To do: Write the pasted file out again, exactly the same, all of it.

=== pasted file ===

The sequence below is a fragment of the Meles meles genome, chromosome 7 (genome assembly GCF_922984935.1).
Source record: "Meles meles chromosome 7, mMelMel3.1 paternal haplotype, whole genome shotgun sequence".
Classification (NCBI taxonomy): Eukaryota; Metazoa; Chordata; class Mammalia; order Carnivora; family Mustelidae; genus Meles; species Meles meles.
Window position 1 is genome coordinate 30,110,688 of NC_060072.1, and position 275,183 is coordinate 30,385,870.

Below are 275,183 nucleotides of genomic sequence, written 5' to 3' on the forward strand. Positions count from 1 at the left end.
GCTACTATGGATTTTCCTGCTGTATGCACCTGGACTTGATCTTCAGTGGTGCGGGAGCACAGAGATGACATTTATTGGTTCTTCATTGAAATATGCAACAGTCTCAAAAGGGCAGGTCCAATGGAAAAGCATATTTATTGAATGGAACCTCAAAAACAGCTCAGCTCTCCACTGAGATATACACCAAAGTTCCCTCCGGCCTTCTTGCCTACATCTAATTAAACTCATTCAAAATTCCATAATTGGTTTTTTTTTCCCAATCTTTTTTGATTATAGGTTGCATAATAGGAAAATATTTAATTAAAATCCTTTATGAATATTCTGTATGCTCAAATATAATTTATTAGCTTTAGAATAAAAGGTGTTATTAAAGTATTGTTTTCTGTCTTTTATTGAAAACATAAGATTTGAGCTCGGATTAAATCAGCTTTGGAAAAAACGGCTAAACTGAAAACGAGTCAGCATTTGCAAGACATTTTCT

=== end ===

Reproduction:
The sequence below is a fragment of the Meles meles genome, chromosome 7 (genome assembly GCF_922984935.1).
Source record: "Meles meles chromosome 7, mMelMel3.1 paternal haplotype, whole genome shotgun sequence".
Classification (NCBI taxonomy): Eukaryota; Metazoa; Chordata; class Mammalia; order Carnivora; family Mustelidae; genus Meles; species Meles meles.
Window position 1 is genome coordinate 30,110,688 of NC_060072.1, and position 275,183 is coordinate 30,385,870.

Below are 275,183 nucleotides of genomic sequence, written 5' to 3' on the forward strand. Positions count from 1 at the left end.
GCTACTATGGATTTTCCTGCTGTATGCACCTGGACTTGATCTTCAGTGGTGCGGGAGCACAGAGATGACATTTATTGGTTCTTCATTGAAATATGCAACAGTCTCAAAAGGGCAGGTCCAATGGAAAAGCATATTTATTGAATGGAACCTCAAAAACAGCTCAGCTCTCCACTGAGATATACACCAAAGTTCCCTCCGGCCTTCTTGCCTACATCTAATTAAACTCATTCAAAATTCCATAATTGGTTTTTTTTTCCCAATCTTTTTTGATTATAGGTTGCATAATAGGAAAATATTTAATTAAAATCCTTTATGAATATTCTGTATGCTCAAATATAATTTATTAGCTTTAGAATAAAAGGTGTTATTAAAGTATTGTTTTCTGTCTTTTATTGAAAACATAAGATTTGAGCTCGGATTAAATCAGCTTTGGAAAAAACGGCTAAACTGAAAACGAGTCAGCATTTGCAAGACATTTTCT